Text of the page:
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Salesforce exec looks to lead sustainability push with carbon credit marketplace

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Salesforce exec looks to lead sustainability push with carbon credit marketplace

Carbon credits can be earned by avoiding, reducing or removing greenhouse gasses in order to compensate for emissions created elsewhere.

Salesforce believes that carbon credits are not a substitute for emissions reductions.

Salesforce would like to see government mandates around greenhouse gas disclosures.

As companies face increasing pressure to set ambitious net-zero emissions targets, questions are being raised about what role carbon credits can and should play. While critics say carbon credits are a poor substitute for emissions reductions, proponents note that when used correctly, carbon credits can incentivize emissions reductions by putting a price on carbon.

Looking to give buyers a secure space to purchase third-party-rated carbon credits, Salesforce Inc. plans to launch its Net Zero Marketplace this month. S&P Global Market Intelligence spoke with Patrick Flynn, Salesforce's senior vice president and global head of sustainability, about the challenges of working to mitigate climate change, as well as Salesforce's efforts to make carbon offsets more accessible to merchants and enterprises of all types. The following is an edited transcript of the conversation.

S&P Global Market Intelligence: What is the target market for the Net Zero Marketplace? Do you have a specific type of enterprise or merchant in mind?

SNL ImageSalesforce senior vice president and global head of sustainability Patrick Flynn said the company supports a standard for companies to report comparable greenhouse gas emissions data.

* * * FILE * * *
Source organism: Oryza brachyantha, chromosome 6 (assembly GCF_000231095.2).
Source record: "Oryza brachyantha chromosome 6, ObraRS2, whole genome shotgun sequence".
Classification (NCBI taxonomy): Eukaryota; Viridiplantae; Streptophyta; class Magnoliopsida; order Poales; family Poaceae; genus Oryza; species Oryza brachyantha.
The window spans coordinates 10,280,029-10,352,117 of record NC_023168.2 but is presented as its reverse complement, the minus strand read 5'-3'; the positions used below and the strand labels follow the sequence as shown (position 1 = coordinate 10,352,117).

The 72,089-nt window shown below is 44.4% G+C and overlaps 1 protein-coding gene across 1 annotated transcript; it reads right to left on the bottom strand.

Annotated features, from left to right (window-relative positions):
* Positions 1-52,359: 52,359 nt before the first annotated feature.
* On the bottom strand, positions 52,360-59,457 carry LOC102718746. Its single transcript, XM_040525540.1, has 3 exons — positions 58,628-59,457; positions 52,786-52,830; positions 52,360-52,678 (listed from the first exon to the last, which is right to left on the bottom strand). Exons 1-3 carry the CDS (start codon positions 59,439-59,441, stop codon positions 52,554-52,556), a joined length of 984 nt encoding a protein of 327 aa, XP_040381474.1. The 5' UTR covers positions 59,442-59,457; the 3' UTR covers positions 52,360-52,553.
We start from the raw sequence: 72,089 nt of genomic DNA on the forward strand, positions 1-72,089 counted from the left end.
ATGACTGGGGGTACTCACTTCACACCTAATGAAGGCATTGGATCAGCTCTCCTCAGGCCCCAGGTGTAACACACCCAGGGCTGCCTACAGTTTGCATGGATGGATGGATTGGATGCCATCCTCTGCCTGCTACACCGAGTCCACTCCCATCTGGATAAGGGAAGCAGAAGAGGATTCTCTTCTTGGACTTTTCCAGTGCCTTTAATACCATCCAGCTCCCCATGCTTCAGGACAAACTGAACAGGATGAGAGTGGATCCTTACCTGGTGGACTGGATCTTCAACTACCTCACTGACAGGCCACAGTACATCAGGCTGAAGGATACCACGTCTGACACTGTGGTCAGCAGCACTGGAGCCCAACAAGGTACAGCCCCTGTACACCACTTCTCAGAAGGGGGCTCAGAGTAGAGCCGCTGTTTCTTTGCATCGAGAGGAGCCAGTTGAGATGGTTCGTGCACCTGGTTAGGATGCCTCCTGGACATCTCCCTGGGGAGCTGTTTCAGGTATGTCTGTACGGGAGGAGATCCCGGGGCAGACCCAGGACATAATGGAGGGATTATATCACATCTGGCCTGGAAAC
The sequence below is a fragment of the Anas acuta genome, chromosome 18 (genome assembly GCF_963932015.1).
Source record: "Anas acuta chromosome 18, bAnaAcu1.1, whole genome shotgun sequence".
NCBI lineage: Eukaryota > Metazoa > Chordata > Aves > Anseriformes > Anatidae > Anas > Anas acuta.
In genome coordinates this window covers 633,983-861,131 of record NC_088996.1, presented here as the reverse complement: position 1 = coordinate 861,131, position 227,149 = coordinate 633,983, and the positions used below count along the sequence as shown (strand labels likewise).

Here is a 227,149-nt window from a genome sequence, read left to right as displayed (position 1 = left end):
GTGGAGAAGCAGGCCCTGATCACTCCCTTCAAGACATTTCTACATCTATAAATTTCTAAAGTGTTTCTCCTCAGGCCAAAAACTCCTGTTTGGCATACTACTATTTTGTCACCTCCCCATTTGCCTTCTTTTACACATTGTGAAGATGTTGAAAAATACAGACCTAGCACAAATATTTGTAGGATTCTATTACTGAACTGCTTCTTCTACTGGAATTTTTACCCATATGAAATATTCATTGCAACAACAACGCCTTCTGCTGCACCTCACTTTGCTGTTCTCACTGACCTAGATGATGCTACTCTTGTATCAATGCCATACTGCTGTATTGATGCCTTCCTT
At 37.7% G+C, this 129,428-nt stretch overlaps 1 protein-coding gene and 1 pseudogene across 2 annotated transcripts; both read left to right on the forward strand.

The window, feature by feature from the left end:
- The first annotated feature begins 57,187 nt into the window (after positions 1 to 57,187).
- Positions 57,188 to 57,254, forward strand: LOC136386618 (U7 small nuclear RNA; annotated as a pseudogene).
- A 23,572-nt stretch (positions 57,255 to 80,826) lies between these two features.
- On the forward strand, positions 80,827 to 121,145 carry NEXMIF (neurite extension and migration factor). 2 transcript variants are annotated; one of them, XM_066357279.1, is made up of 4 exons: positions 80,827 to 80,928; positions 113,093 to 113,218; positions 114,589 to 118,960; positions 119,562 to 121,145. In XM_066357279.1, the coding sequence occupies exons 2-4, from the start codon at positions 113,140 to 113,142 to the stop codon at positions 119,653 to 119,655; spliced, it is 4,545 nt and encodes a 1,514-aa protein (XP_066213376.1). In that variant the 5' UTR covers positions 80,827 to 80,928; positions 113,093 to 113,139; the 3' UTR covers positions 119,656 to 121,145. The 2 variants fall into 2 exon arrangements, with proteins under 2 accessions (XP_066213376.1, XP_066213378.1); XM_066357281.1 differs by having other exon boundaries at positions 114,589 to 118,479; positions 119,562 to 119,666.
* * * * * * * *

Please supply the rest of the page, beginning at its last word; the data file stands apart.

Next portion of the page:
Source: Salesforce

Patrick Flynn: Everyone. Big customers accelerating on their net-zero journey with the help of carbon credits is probably the most impactful customer demographic.

Some have raised concerns about carbon offsets, saying they are less effective than direct emissions reductions. Can you tell us more about Salesforce's vetting process?

I think the guidelines and the pursuit of quality really ends up on both sides of this marketplace — the supply side and demand side. On the demand side, there's an affidavit for any customer who makes a purchase. One of the things they need to agree to is that for carbon credits to play a role, that comes after emission reduction strategies. I think that's an important thing that we're trying to stand behind. This is not "instead of," this is "in addition to" criteria on the supply side.

We've got a team of experts to really understand what quality looks like. To some degree, that will change based on the values and the priorities of a given customer. So we're not trying to say we know we know what quality is and is not and we are going to be the arbiter of that. Instead, we want to make sure we are getting some of the best projects in the marketplace that represent a wide variety of project types. And we want to open source all of that, increase the transparency, and hopefully make it such that this is one community learning and discovering what quality means, as opposed to each company doing it off on their own in a silo behind closed doors.